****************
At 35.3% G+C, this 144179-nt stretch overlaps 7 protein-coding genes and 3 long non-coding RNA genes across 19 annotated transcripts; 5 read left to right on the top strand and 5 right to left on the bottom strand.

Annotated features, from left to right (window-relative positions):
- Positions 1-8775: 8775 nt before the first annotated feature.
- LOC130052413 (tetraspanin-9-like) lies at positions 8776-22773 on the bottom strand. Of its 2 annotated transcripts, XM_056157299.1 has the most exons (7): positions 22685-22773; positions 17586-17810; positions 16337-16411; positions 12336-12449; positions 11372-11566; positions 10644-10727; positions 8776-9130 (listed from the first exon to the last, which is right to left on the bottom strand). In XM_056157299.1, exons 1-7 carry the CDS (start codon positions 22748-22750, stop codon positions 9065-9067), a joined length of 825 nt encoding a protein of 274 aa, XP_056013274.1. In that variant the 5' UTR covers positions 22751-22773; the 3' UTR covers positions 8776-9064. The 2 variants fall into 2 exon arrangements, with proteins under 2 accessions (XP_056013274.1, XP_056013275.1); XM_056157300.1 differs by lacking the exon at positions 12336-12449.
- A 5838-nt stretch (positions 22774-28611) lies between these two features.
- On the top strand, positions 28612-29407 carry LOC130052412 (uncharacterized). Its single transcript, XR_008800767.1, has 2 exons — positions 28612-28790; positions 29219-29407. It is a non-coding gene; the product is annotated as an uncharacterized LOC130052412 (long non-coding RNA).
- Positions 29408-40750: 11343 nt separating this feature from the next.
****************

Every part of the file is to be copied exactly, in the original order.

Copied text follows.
At 35.3% G+C, this 144179-nt stretch overlaps 7 protein-coding genes and 3 long non-coding RNA genes across 19 annotated transcripts; 5 read left to right on the top strand and 5 right to left on the bottom strand.

Annotated features, from left to right (window-relative positions):
- Positions 1-8775: 8775 nt before the first annotated feature.
- LOC130052413 (tetraspanin-9-like) lies at positions 8776-22773 on the bottom strand. Of its 2 annotated transcripts, XM_056157299.1 has the most exons (7): positions 22685-22773; positions 17586-17810; positions 16337-16411; positions 12336-12449; positions 11372-11566; positions 10644-10727; positions 8776-9130 (listed from the first exon to the last, which is right to left on the bottom strand). In XM_056157299.1, exons 1-7 carry the CDS (start codon positions 22748-22750, stop codon positions 9065-9067), a joined length of 825 nt encoding a protein of 274 aa, XP_056013274.1. In that variant the 5' UTR covers positions 22751-22773; the 3' UTR covers positions 8776-9064. The 2 variants fall into 2 exon arrangements, with proteins under 2 accessions (XP_056013274.1, XP_056013275.1); XM_056157300.1 differs by lacking the exon at positions 12336-12449.
- A 5838-nt stretch (positions 22774-28611) lies between these two features.
- On the top strand, positions 28612-29407 carry LOC130052412 (uncharacterized). Its single transcript, XR_008800767.1, has 2 exons — positions 28612-28790; positions 29219-29407. It is a non-coding gene; the product is annotated as an uncharacterized LOC130052412 (long non-coding RNA).
- Positions 29408-40750: 11343 nt separating this feature from the next.